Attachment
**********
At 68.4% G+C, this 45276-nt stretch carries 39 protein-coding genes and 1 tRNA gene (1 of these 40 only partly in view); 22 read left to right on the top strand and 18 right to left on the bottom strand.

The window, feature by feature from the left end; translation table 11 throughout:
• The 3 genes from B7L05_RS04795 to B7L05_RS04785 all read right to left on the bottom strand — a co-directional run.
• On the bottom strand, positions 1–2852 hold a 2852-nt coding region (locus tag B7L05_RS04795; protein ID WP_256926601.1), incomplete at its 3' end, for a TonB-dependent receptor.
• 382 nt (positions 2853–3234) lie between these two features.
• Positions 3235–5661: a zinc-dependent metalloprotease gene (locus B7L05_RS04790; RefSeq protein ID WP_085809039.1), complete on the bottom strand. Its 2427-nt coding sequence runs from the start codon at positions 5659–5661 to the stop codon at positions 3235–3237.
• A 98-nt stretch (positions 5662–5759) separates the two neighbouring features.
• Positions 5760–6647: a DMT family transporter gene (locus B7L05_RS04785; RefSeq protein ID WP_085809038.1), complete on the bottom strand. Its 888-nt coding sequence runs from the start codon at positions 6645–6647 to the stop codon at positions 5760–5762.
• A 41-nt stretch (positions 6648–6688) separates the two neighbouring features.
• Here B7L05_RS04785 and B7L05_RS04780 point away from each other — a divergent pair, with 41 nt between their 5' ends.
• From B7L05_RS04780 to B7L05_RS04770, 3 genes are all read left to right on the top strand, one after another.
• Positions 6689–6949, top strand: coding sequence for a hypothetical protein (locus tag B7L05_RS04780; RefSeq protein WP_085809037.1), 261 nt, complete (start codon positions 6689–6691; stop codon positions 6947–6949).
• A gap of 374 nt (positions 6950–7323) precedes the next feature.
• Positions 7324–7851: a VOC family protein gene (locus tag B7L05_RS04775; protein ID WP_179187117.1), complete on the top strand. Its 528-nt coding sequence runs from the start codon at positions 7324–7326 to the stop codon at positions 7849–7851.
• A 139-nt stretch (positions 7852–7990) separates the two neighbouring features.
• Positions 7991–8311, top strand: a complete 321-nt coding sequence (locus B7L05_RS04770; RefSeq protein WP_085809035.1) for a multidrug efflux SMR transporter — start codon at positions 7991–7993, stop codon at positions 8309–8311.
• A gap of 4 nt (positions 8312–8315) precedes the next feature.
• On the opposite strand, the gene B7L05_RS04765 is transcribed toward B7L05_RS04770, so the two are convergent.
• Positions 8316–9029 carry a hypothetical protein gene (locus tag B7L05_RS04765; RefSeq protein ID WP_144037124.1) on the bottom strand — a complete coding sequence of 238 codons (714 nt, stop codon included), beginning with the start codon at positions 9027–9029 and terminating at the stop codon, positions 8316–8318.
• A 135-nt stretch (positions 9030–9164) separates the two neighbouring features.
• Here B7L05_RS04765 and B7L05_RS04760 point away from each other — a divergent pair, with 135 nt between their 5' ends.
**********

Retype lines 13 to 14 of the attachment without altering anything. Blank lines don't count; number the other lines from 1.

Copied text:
• A gap of 374 nt (positions 6950–7323) precedes the next feature.
• Positions 7324–7851: a VOC family protein gene (locus tag B7L05_RS04775; protein ID WP_179187117.1), complete on the top strand. Its 528-nt coding sequence runs from the start codon at positions 7324–7326 to the stop codon at positions 7849–7851.